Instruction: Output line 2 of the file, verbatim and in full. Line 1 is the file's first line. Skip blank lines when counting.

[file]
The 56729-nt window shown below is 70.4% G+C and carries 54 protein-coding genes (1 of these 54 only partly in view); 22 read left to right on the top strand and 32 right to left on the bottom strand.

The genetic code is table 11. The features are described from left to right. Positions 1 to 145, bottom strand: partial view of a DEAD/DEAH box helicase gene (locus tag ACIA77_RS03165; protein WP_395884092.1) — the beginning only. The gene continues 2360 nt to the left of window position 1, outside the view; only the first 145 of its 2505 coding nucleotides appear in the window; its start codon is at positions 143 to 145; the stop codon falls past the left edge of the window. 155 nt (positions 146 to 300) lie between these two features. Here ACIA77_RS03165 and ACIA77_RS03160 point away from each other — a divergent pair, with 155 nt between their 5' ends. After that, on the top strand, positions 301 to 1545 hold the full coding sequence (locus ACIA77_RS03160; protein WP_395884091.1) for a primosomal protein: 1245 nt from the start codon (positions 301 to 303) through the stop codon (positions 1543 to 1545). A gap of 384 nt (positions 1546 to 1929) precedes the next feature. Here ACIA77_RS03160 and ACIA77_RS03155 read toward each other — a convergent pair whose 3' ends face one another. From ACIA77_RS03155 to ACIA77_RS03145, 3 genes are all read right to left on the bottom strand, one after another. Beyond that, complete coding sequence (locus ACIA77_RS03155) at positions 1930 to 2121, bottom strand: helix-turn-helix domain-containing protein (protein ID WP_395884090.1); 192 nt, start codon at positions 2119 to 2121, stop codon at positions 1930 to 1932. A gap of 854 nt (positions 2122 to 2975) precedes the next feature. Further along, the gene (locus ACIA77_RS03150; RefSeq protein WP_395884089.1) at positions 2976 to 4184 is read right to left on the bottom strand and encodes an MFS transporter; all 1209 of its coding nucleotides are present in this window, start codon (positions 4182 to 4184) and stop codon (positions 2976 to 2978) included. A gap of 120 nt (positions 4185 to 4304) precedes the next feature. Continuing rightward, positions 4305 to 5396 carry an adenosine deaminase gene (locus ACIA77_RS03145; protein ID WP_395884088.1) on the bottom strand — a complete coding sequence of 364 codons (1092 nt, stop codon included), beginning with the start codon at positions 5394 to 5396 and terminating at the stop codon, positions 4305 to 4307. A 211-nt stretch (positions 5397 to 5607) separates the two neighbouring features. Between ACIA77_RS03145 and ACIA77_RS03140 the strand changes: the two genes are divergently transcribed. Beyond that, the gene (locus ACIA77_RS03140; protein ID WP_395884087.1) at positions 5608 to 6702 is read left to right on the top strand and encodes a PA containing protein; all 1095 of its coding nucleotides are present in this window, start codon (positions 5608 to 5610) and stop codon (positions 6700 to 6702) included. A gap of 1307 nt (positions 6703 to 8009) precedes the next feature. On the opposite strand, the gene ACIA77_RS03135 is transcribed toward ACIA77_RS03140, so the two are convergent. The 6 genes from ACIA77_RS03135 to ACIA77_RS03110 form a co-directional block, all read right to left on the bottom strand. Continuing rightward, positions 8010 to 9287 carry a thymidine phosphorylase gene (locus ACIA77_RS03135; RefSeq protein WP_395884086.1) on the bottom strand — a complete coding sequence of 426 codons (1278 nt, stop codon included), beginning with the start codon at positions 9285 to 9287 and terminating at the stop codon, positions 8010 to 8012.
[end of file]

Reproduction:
The genetic code is table 11. The features are described from left to right. Positions 1 to 145, bottom strand: partial view of a DEAD/DEAH box helicase gene (locus tag ACIA77_RS03165; protein WP_395884092.1) — the beginning only. The gene continues 2360 nt to the left of window position 1, outside the view; only the first 145 of its 2505 coding nucleotides appear in the window; its start codon is at positions 143 to 145; the stop codon falls past the left edge of the window. 155 nt (positions 146 to 300) lie between these two features. Here ACIA77_RS03165 and ACIA77_RS03160 point away from each other — a divergent pair, with 155 nt between their 5' ends. After that, on the top strand, positions 301 to 1545 hold the full coding sequence (locus ACIA77_RS03160; protein WP_395884091.1) for a primosomal protein: 1245 nt from the start codon (positions 301 to 303) through the stop codon (positions 1543 to 1545). A gap of 384 nt (positions 1546 to 1929) precedes the next feature. Here ACIA77_RS03160 and ACIA77_RS03155 read toward each other — a convergent pair whose 3' ends face one another. From ACIA77_RS03155 to ACIA77_RS03145, 3 genes are all read right to left on the bottom strand, one after another. Beyond that, complete coding sequence (locus ACIA77_RS03155) at positions 1930 to 2121, bottom strand: helix-turn-helix domain-containing protein (protein ID WP_395884090.1); 192 nt, start codon at positions 2119 to 2121, stop codon at positions 1930 to 1932. A gap of 854 nt (positions 2122 to 2975) precedes the next feature. Further along, the gene (locus ACIA77_RS03150; RefSeq protein WP_395884089.1) at positions 2976 to 4184 is read right to left on the bottom strand and encodes an MFS transporter; all 1209 of its coding nucleotides are present in this window, start codon (positions 4182 to 4184) and stop codon (positions 2976 to 2978) included. A gap of 120 nt (positions 4185 to 4304) precedes the next feature. Continuing rightward, positions 4305 to 5396 carry an adenosine deaminase gene (locus ACIA77_RS03145; protein ID WP_395884088.1) on the bottom strand — a complete coding sequence of 364 codons (1092 nt, stop codon included), beginning with the start codon at positions 5394 to 5396 and terminating at the stop codon, positions 4305 to 4307. A 211-nt stretch (positions 5397 to 5607) separates the two neighbouring features. Between ACIA77_RS03145 and ACIA77_RS03140 the strand changes: the two genes are divergently transcribed. Beyond that, the gene (locus ACIA77_RS03140; protein ID WP_395884087.1) at positions 5608 to 6702 is read left to right on the top strand and encodes a PA containing protein; all 1095 of its coding nucleotides are present in this window, start codon (positions 5608 to 5610) and stop codon (positions 6700 to 6702) included. A gap of 1307 nt (positions 6703 to 8009) precedes the next feature. On the opposite strand, the gene ACIA77_RS03135 is transcribed toward ACIA77_RS03140, so the two are convergent. The 6 genes from ACIA77_RS03135 to ACIA77_RS03110 form a co-directional block, all read right to left on the bottom strand. Continuing rightward, positions 8010 to 9287 carry a thymidine phosphorylase gene (locus ACIA77_RS03135; RefSeq protein WP_395884086.1) on the bottom strand — a complete coding sequence of 426 codons (1278 nt, stop codon included), beginning with the start codon at positions 9285 to 9287 and terminating at the stop codon, positions 8010 to 8012.